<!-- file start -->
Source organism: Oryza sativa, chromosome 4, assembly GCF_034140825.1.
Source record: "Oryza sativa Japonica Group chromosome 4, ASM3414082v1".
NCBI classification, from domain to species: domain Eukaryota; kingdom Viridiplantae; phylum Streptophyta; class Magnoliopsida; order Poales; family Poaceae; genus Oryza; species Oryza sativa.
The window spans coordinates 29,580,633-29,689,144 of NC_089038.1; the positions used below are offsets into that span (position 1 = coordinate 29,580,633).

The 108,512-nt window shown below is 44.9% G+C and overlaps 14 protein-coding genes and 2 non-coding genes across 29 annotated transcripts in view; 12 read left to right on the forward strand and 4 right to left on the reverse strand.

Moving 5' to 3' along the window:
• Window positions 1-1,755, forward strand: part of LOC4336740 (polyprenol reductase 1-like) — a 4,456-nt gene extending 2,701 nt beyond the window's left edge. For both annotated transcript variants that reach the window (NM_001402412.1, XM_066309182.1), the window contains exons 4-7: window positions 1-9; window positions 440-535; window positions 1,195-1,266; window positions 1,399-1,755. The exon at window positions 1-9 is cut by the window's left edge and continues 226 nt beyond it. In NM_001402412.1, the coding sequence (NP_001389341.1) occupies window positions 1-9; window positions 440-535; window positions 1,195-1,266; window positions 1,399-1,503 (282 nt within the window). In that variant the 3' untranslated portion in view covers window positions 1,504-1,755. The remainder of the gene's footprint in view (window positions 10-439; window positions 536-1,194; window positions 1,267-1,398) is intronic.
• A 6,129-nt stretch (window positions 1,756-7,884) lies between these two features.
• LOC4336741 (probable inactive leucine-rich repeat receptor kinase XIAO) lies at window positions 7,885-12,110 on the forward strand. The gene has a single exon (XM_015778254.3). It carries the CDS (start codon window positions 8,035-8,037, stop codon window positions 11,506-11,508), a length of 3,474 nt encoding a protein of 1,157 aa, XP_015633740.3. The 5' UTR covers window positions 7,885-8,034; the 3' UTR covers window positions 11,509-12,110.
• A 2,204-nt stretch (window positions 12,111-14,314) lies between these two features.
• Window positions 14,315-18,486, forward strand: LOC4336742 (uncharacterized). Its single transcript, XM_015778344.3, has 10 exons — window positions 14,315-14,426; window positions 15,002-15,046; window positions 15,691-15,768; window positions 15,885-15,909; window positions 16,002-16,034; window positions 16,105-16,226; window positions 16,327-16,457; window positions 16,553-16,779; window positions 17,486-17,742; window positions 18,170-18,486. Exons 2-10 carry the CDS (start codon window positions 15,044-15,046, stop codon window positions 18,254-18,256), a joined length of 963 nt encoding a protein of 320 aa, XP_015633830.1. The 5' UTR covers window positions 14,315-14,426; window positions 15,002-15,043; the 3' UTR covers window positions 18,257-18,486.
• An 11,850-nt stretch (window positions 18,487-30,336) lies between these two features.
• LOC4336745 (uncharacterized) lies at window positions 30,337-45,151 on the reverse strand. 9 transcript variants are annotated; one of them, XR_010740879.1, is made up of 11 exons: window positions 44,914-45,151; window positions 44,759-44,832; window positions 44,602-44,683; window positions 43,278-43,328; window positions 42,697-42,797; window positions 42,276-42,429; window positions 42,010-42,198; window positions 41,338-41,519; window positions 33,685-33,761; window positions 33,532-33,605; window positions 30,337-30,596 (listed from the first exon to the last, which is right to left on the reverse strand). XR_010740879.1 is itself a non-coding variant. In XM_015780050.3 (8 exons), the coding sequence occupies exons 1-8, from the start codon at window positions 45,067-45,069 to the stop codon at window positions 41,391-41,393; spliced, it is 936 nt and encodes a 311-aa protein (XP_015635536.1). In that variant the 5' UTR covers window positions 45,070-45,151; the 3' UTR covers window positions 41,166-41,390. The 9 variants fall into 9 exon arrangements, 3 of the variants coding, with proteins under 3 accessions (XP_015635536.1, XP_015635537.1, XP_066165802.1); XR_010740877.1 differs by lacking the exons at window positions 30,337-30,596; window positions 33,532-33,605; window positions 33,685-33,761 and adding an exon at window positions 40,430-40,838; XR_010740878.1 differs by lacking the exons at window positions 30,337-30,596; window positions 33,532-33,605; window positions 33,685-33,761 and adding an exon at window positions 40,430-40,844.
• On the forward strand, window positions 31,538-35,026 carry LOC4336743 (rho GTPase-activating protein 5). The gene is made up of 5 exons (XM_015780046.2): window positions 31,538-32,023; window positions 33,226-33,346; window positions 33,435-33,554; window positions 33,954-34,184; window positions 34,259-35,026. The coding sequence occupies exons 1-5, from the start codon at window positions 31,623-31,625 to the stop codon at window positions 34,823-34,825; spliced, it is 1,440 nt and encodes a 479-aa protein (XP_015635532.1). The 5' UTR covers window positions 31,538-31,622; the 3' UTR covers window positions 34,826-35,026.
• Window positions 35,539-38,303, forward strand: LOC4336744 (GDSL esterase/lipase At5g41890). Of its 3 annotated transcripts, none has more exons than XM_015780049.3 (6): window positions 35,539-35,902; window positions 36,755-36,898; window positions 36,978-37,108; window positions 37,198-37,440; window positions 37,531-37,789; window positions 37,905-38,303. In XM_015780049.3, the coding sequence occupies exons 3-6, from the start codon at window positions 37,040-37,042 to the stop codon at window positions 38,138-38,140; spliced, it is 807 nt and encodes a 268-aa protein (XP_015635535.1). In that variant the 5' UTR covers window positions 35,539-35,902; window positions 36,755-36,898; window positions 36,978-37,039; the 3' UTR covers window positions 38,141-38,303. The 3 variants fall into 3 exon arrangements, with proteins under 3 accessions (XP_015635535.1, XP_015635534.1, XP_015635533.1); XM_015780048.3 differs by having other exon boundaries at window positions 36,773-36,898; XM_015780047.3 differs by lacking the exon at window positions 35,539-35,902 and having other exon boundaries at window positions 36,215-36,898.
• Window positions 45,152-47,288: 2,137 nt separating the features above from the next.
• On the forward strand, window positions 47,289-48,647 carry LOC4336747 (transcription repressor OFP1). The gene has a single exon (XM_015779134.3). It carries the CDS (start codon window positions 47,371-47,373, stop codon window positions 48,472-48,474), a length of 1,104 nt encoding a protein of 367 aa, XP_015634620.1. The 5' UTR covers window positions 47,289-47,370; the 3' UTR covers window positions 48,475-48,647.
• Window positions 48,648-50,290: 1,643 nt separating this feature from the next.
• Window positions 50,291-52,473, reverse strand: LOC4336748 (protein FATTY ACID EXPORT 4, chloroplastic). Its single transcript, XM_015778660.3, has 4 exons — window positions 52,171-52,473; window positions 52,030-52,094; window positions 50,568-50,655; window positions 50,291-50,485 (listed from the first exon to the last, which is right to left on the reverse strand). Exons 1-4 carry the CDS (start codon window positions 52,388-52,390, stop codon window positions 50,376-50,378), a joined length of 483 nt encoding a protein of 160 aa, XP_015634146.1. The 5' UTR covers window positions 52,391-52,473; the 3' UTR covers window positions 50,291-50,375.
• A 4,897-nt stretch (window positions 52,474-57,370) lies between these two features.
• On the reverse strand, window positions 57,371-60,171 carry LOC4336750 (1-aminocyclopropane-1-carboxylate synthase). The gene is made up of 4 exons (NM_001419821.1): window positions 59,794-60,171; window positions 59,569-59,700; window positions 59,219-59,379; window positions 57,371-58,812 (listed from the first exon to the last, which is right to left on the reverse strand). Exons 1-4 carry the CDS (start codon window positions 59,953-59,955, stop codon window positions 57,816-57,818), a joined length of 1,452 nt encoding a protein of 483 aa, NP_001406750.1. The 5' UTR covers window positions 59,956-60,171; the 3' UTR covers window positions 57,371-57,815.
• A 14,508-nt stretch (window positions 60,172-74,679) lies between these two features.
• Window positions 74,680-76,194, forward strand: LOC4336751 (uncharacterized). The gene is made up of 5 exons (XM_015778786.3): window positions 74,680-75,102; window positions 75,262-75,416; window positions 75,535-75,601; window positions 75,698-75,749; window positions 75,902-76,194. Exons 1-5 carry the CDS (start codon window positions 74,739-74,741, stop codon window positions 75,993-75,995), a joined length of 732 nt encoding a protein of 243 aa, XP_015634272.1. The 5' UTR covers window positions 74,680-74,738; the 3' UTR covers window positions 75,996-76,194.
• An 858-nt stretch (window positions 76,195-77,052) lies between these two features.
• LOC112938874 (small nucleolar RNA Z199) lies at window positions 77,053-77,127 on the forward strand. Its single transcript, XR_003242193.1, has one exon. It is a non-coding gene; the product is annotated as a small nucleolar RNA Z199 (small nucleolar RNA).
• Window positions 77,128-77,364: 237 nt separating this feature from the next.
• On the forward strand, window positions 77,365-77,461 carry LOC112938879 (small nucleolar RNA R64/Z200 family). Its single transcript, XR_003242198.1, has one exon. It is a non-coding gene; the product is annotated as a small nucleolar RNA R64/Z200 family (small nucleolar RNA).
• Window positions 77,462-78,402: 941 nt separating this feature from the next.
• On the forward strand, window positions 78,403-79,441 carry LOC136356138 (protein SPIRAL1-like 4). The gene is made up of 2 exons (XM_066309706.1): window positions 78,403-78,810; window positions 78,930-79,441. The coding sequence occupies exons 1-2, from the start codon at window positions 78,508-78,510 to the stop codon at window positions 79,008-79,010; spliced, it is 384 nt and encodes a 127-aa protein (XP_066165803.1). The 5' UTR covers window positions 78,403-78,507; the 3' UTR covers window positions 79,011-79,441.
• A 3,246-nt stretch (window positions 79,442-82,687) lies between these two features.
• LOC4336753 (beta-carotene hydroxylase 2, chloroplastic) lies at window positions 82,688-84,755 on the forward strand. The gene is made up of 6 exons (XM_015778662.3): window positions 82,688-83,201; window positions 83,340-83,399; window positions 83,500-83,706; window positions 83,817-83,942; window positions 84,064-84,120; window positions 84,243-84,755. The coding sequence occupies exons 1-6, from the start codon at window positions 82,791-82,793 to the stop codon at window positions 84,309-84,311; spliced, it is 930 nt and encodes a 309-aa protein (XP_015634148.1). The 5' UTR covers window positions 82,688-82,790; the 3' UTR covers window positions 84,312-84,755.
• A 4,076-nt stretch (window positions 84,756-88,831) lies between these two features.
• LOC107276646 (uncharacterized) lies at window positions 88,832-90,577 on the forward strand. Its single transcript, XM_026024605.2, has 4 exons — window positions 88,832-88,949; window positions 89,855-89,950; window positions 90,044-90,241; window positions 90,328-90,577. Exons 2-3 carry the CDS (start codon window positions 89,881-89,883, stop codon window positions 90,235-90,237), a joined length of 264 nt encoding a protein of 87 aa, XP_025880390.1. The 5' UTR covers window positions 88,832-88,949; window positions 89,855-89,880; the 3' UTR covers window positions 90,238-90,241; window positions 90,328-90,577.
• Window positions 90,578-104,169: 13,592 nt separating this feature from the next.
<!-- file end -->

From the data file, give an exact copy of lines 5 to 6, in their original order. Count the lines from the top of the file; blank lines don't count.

The 108,512-nt window shown below is 44.9% G+C and overlaps 14 protein-coding genes and 2 non-coding genes across 29 annotated transcripts in view; 12 read left to right on the forward strand and 4 right to left on the reverse strand.

Moving 5' to 3' along the window: